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9 Features of Digital Citizenship [INFOGRAPHIC]

digital citizenshipHere is a new visual from ISTE on the concept of digital citizenship. The visual outlines some of the features characterizing ‘good’ digital citizens based on attributes of good citizens. The elements of digital citizenship, according to ISTE, “ are not so different from the basic tenets of traditional citizenship: Be kind, respectful and responsible, and just do the right thing”. The ideas are pretty basic and will definitely give students a very good initiation into this huge concept of digital citizenship.

See the original post here.

 

ISTE Launches ReimaginED To Align Tech & CCSS

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Reposted from the ISTE Community:

The International Society for Technology in Education (ISTE) has launched Project ReimaginED, a social learning community that aims to redesign learning activities for alignment with the Common Core State Standards and the ISTE Standards for Students. Open to K-12 teachers and technology coaches, the community will ask teams of educators to submit educational artifacts aligned to the standards for review by network leaders.

Once vetted, the artifacts will be curated and published, “creating a valuable resource library for educators around the country,” according to a news release. “Participants will have the opportunity to ask questions, post comments, share works-in-progress and get feedback from community members on educational artifacts that they contributed. In addition, they can continue to build their knowledge of the Common Core and ISTE Standards by attending online or events or through reading the Project ReimaginED blog.”

Developed in partnership with the National Center for Literacy Education and funded by the Bill & Melinda Gates Foundation, the project will run through December 2015. Participation is free, so bring colleagues and work together to deepen your understanding of the standards and get support in applying what you learn to what you do every day.

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ISTE and the Verizon Foundation Launch Free Mobile Learning Academy for Educators

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School Teams Can Apply Now for September Kick-Off; Earn CEUs From The Johns Hopkins University School of Education.

Reposted from District Administration:

“The Verizon Foundation and ISTE will collaborate to develop and implement the Verizon Mobile Learning Academy (VMLA), a virtual professional learning program designed to help school teams of teachers, tech coaches and administrators prepare for successfully integrating mobile technology into learning and teaching.

In addition, ISTE and the Verizon Foundation are working with The Johns Hopkins University School of Education Center for Technology in Education (CTE) to develop the curriculum for the VMLA program. The initiative will provide selected educator teams across the country with a series of free, moderated virtual professional development modules aligned to the ISTE Standards that will earn participants Continuing Education Units from The Johns Hopkins University School of Education.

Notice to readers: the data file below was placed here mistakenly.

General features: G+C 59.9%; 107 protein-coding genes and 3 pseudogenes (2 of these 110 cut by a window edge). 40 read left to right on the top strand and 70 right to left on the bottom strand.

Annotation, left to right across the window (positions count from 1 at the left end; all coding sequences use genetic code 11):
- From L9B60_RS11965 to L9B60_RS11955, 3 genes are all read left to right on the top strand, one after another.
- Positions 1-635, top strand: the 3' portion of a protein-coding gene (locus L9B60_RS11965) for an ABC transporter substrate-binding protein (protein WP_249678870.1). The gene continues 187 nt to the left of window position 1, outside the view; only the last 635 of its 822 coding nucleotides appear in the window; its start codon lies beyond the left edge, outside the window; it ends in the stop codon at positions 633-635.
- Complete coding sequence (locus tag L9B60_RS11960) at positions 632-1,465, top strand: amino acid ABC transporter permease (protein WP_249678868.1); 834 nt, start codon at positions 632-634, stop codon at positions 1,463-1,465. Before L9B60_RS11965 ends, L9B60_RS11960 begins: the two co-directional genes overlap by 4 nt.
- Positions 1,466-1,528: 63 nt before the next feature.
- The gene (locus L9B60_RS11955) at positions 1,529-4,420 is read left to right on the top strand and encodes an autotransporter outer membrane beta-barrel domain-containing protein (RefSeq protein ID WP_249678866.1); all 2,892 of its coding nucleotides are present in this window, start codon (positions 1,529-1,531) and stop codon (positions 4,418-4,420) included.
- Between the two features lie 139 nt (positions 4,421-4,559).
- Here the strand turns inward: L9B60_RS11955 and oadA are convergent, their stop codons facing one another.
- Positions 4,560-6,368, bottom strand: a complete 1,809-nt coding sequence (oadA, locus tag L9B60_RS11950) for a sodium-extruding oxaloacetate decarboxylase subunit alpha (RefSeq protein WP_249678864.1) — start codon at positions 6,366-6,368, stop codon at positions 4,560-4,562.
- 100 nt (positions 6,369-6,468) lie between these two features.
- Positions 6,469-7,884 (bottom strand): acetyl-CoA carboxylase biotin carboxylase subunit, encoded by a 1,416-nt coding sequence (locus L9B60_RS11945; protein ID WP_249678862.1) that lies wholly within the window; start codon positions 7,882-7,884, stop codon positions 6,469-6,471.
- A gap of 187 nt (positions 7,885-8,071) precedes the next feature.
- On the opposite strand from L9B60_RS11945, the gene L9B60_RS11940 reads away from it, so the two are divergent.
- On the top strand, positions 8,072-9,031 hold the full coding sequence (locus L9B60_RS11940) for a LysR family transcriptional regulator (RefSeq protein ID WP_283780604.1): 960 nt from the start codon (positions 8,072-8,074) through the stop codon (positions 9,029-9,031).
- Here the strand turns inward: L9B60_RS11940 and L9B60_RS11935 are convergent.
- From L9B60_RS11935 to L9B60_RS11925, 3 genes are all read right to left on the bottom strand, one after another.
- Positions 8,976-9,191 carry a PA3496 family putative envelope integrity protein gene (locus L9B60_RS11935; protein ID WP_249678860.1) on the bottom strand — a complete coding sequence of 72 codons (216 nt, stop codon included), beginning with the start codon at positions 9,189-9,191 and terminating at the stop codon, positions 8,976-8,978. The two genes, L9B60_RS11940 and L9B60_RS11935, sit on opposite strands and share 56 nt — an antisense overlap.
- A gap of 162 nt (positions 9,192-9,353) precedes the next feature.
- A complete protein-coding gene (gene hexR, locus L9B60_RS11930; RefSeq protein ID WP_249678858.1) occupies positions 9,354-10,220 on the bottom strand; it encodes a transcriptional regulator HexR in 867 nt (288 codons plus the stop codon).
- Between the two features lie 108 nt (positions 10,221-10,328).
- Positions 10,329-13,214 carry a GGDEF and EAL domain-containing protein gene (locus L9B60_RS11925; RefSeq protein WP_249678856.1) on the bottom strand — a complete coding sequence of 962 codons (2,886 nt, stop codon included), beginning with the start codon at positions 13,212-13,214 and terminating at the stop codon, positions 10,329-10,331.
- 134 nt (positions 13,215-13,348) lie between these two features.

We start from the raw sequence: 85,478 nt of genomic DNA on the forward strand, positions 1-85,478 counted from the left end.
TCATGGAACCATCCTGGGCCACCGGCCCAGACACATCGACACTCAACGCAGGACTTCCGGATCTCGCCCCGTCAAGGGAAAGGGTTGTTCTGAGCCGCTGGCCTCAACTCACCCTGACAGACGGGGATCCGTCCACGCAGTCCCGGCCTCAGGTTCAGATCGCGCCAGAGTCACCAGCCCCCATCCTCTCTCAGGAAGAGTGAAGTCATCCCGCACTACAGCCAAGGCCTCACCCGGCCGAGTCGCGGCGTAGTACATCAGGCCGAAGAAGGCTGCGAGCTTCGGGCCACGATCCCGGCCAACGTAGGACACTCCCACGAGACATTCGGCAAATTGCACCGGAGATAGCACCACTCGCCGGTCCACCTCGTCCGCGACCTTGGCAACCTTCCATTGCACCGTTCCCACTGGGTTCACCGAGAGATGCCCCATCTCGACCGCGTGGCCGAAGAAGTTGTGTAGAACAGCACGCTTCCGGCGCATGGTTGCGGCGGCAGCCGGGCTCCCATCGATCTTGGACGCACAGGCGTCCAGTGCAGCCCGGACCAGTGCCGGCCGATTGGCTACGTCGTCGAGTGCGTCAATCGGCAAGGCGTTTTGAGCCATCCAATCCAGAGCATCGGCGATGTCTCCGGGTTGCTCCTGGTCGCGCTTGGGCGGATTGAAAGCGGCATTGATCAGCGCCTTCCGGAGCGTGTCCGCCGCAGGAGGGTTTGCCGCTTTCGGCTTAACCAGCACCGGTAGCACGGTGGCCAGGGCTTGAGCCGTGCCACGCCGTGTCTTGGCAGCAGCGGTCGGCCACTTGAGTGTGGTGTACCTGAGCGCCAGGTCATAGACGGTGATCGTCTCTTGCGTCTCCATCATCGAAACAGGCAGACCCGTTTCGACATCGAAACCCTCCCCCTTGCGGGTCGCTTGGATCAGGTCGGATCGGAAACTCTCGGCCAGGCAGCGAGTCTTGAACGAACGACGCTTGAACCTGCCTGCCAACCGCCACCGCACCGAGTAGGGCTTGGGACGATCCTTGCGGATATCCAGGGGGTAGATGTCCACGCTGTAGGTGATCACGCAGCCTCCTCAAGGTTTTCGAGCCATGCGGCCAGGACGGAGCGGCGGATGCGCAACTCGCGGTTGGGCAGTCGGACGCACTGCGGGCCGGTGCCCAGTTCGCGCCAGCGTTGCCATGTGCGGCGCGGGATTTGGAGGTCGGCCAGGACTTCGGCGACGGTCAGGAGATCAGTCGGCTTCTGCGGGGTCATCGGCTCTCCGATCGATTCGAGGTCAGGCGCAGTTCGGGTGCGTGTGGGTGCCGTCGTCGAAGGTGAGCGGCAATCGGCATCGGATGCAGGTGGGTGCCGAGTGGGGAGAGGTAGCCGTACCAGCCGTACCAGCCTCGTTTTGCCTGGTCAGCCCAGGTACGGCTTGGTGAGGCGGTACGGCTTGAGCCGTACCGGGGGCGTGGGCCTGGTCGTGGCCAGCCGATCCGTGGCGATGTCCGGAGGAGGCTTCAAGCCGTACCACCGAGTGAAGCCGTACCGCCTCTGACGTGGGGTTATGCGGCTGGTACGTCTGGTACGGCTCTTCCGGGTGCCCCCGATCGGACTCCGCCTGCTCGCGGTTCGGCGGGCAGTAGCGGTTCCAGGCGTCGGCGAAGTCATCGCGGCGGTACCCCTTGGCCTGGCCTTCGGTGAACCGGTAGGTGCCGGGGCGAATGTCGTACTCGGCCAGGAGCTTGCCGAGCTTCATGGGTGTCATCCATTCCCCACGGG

This free professional learning program is aligned with the ISTE Standards for learning, teaching and leading in the digital age. ISTE is inviting school teams from across the continental United States to apply to participate in the first phase of the program. School teams are made up of one school administrator, one tech coach or equivalent and five to eight teachers. The VMLA will be offered online four times between September 2014 and December 2015. Interested teams can pre-register online at http://www.iste.org/lead/verizon-mobile-learning-academy.”

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Ten Takeaways from Atlanta ISTE

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I am just back to DC after my first ISTE conference in five years. Here are ten takeaways from my time in Atlanta:

Learning – gone are the days when “Spreadsheet Magic” was a best seller. There is a definite shift towards learning first, with tech incidental to learning.

Leadership – not just in role or title, but in learning by doing, taking risks and pushing the envelope in how we need to rethink education.

Capacity – building personal and communal capabilities to prepare our children to meet the demands of the knowledge economy workplace.

Design – thoughtfully and deliberately planning for the kinds of environments and experiences children need to successfully contribute to the global marketplace of ideas.

Infrastructure – putting in place the programs, policies and backbone to host and sustain a world of collaboration and contribution through innovation.

Personalization – trailblazing towards individualized instruction and maximized learning for all children, ensuring for multiple pathways to success.

Connect – network with subject matter, technical and process experts who push your thinking and advance the dialog around education and technologies.

Question – those who are expanding their capacity and growing their ability to impact education are asking many questions and are receptive to all possible answers.

Experience – for the first time I saw ISTE offering an experience, not just a conference; a place to be and be seen and be heard. How do we extend this beyond the four days in Atlanta?

Thrive – one of the key words on conference promotional materials around the Georgia World Congress Center, “thrive” connotes a level of existence beyond simply being and doing; perhaps that was the intent of the entire aforementioned conference experience – to recognize that ed tech is more than a job, it’s a lifestyle in which we all can realize our full potential and the potential in others.

Thanks for a great conference, ISTE.